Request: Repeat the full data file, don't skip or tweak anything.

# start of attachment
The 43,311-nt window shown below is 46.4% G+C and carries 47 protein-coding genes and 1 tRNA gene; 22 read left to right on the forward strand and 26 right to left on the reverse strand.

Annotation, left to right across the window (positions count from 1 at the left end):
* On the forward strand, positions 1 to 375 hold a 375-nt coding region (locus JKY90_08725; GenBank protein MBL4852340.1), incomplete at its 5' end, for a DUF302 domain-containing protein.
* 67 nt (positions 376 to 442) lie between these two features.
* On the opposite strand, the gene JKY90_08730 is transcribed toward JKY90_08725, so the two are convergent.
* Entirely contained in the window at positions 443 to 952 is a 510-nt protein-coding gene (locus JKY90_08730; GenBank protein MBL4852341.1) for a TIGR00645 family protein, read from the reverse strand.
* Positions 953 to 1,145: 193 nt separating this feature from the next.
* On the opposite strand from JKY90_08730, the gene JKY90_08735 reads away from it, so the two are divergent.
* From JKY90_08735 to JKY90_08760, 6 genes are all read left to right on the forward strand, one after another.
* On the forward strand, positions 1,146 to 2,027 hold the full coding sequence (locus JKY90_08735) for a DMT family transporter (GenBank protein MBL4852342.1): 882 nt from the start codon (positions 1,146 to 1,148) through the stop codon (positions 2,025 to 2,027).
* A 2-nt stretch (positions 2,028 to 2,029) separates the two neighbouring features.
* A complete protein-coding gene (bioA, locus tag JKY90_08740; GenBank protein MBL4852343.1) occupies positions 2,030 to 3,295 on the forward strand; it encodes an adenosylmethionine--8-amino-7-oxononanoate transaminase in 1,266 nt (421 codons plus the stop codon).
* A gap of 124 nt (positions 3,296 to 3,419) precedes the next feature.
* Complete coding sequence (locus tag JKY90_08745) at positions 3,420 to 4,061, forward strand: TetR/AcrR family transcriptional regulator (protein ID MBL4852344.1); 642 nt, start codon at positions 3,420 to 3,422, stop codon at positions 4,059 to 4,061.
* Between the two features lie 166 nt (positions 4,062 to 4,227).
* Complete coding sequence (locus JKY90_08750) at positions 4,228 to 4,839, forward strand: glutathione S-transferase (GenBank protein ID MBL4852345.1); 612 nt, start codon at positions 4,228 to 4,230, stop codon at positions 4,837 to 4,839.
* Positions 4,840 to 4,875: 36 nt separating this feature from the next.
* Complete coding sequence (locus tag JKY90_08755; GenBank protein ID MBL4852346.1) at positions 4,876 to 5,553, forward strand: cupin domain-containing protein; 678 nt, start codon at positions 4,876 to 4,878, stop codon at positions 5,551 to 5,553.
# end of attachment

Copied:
The 43,311-nt window shown below is 46.4% G+C and carries 47 protein-coding genes and 1 tRNA gene; 22 read left to right on the forward strand and 26 right to left on the reverse strand.

Annotation, left to right across the window (positions count from 1 at the left end):
* On the forward strand, positions 1 to 375 hold a 375-nt coding region (locus JKY90_08725; GenBank protein MBL4852340.1), incomplete at its 5' end, for a DUF302 domain-containing protein.
* 67 nt (positions 376 to 442) lie between these two features.
* On the opposite strand, the gene JKY90_08730 is transcribed toward JKY90_08725, so the two are convergent.
* Entirely contained in the window at positions 443 to 952 is a 510-nt protein-coding gene (locus JKY90_08730; GenBank protein MBL4852341.1) for a TIGR00645 family protein, read from the reverse strand.
* Positions 953 to 1,145: 193 nt separating this feature from the next.
* On the opposite strand from JKY90_08730, the gene JKY90_08735 reads away from it, so the two are divergent.
* From JKY90_08735 to JKY90_08760, 6 genes are all read left to right on the forward strand, one after another.
* On the forward strand, positions 1,146 to 2,027 hold the full coding sequence (locus JKY90_08735) for a DMT family transporter (GenBank protein MBL4852342.1): 882 nt from the start codon (positions 1,146 to 1,148) through the stop codon (positions 2,025 to 2,027).
* A 2-nt stretch (positions 2,028 to 2,029) separates the two neighbouring features.
* A complete protein-coding gene (bioA, locus tag JKY90_08740; GenBank protein MBL4852343.1) occupies positions 2,030 to 3,295 on the forward strand; it encodes an adenosylmethionine--8-amino-7-oxononanoate transaminase in 1,266 nt (421 codons plus the stop codon).
* A gap of 124 nt (positions 3,296 to 3,419) precedes the next feature.
* Complete coding sequence (locus tag JKY90_08745) at positions 3,420 to 4,061, forward strand: TetR/AcrR family transcriptional regulator (protein ID MBL4852344.1); 642 nt, start codon at positions 3,420 to 3,422, stop codon at positions 4,059 to 4,061.
* Between the two features lie 166 nt (positions 4,062 to 4,227).
* Complete coding sequence (locus JKY90_08750) at positions 4,228 to 4,839, forward strand: glutathione S-transferase (GenBank protein ID MBL4852345.1); 612 nt, start codon at positions 4,228 to 4,230, stop codon at positions 4,837 to 4,839.
* Positions 4,840 to 4,875: 36 nt separating this feature from the next.
* Complete coding sequence (locus tag JKY90_08755; GenBank protein ID MBL4852346.1) at positions 4,876 to 5,553, forward strand: cupin domain-containing protein; 678 nt, start codon at positions 4,876 to 4,878, stop codon at positions 5,551 to 5,553.